I'm just having some difficulty determining that if I earn my CCC in CT, that I would then easily be able to move to NJ if I wish. I can't tell if they are reciprocal or not.


Again, thank you your help!

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Here is the NY page on licensure by endorsement. It describes how to transfer your license. It appears that CT and NY are not on the official reciprocity list, but I could be wrong. Providing that you will do your CFY and become fully licensed in CT, you just look for the licensure by endorsement info for whatever state you would like to work. At first glance, it looks like you need 2 years experience before by will let you transfer your license.


If you want to do your CFY in NY, which is also an option, you need to follow NY requirements for initial licensure on the top of the page. Definitely tell your academic advisor so you can make sure you get the required number of hours in each area listed. You CAN just simply apply to have your initial license in NY if you want, but usually YOU are responsible for ensuring you qualify.

If you want to do your CFY and earn your CCC's in CT, your school (UCONN) should be your primary point for ensuring you fulfill CT requirements for licensure; it is likely your program is already set up to fulfill those requirements. Here is the CT page on initial licensure.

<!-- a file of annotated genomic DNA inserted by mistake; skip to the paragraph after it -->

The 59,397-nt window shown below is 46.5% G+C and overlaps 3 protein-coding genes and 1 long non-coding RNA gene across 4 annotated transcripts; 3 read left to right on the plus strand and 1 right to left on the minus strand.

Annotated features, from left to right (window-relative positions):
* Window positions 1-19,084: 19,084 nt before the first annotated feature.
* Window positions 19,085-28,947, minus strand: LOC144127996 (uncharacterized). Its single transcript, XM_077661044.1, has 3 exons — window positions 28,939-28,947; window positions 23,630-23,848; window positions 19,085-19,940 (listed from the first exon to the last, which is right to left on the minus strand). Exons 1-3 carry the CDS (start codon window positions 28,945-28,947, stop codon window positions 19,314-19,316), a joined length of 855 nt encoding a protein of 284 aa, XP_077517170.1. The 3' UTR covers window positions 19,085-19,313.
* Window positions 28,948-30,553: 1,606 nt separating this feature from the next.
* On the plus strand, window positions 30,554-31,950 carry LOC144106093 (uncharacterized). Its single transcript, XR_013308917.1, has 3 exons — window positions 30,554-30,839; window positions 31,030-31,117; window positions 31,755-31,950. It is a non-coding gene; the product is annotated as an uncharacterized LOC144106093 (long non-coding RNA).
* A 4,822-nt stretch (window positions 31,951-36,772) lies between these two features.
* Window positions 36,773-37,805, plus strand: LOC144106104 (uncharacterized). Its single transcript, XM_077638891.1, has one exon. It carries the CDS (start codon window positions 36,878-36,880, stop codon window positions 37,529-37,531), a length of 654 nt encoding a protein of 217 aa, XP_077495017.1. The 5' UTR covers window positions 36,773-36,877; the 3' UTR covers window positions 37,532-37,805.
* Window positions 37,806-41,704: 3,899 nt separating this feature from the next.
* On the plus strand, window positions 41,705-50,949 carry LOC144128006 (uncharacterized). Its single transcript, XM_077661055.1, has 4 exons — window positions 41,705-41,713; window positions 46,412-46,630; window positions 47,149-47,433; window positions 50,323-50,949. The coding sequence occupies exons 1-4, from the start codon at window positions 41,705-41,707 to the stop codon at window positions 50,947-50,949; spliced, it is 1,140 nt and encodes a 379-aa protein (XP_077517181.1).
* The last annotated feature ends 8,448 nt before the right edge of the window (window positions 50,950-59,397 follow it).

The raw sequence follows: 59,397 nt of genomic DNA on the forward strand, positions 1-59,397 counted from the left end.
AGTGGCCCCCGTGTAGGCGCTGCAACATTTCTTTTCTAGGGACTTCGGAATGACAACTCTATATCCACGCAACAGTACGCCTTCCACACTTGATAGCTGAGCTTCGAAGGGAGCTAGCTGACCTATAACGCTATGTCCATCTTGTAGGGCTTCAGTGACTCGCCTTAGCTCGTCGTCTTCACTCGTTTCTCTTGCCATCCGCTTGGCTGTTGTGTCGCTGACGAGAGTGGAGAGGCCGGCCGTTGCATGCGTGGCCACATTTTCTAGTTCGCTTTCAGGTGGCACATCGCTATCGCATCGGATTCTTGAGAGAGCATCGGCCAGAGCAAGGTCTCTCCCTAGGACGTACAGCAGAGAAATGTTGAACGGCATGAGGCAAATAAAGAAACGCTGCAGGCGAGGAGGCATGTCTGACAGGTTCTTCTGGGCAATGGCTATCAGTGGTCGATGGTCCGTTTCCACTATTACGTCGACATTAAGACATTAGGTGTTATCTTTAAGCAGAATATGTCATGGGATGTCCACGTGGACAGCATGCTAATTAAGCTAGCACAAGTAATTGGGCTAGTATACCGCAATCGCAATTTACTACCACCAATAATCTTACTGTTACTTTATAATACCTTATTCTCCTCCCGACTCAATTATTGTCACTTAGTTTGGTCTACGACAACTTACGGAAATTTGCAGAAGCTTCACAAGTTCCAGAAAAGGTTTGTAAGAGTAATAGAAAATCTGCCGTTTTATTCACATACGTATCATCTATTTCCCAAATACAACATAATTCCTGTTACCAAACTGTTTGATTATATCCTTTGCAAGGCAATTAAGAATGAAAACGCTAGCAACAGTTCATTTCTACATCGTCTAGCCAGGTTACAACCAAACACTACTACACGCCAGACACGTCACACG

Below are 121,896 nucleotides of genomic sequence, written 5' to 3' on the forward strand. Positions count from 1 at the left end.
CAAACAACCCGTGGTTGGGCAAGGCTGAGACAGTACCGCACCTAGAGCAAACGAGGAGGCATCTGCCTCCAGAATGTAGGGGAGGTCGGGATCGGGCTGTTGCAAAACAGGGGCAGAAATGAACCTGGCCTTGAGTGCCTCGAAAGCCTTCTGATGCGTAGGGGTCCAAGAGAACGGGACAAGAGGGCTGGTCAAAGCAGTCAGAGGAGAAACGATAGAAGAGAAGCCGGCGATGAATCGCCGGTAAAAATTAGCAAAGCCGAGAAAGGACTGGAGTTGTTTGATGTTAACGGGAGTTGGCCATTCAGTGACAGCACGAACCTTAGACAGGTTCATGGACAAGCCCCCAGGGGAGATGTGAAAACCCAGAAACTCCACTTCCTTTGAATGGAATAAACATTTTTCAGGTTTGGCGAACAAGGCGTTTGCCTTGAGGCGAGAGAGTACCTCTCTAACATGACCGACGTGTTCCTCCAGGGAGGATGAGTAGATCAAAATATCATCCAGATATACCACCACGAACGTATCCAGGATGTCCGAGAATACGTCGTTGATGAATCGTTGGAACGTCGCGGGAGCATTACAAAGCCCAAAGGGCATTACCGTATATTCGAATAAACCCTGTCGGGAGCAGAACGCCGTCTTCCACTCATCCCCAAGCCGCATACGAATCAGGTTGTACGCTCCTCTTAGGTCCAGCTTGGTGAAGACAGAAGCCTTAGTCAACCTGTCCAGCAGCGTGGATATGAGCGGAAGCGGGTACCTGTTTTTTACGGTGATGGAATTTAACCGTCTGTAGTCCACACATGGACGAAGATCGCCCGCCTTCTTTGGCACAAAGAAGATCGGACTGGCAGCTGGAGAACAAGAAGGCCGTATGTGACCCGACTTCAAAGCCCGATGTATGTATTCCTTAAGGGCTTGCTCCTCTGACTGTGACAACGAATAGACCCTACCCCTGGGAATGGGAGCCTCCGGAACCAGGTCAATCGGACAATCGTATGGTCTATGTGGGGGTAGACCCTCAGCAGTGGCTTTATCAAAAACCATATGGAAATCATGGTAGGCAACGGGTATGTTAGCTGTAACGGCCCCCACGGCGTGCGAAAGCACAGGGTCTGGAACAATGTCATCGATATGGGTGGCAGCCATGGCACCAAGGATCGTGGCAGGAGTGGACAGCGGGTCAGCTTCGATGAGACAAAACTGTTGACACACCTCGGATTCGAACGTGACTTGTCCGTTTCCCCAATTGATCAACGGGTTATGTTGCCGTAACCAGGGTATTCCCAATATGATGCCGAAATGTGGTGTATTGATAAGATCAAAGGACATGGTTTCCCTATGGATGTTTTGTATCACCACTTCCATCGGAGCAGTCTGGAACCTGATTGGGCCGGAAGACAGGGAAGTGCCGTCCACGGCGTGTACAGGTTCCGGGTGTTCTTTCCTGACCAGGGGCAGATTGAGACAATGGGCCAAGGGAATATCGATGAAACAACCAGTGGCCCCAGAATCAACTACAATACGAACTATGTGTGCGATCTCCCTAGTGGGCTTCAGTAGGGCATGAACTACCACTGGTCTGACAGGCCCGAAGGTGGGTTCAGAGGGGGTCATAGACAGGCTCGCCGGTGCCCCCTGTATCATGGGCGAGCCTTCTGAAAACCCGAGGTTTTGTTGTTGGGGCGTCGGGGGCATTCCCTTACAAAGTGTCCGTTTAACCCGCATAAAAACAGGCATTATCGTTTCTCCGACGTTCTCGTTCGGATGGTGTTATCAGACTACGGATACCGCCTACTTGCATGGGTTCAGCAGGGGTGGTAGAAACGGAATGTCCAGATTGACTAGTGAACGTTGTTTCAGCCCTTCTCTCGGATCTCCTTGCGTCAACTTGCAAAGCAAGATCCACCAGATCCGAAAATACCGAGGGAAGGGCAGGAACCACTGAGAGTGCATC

From what I have read, the "supervised professional experience" they are talking about IS the CFY year, the nine or so months of work you do with some degree of supervision by a fully licensed SLP with CCC'S.

On a personal note, it looks like CT has a lower licensing fee... But it looks like it is easier to transfer your license to NY (didn't see a fee listed for that). to transfer license TO Connecticut, it looks to me like you have to submit all of your paperwork again rather than just a copy of your license and verified experience.

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Oh scratch that, you said NJ... Let me look that up really quickly.

Here is the link to the applications and checklists for both types of applications in NJ. You can do your initial license in NJ, which is the temporary license application, or you can apply to transfer after earning your CCC'S in another state. It appears NJ does compare with NY as far as the detail and the massive fees for licensing.


I have had to look up this stuff for my teaching career, so I am used to reading the legal stuff with transferring licenses. It is a pain, but it is worth it to have your full license in that state, which some employers prefer.

Edited by kcald716
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Thank you so much for all of this! I don't know why I find it so confused haha. I just don't want to make a mistake and think I'll be able to transfer my license afterwards and find out I actually can't. So thank you!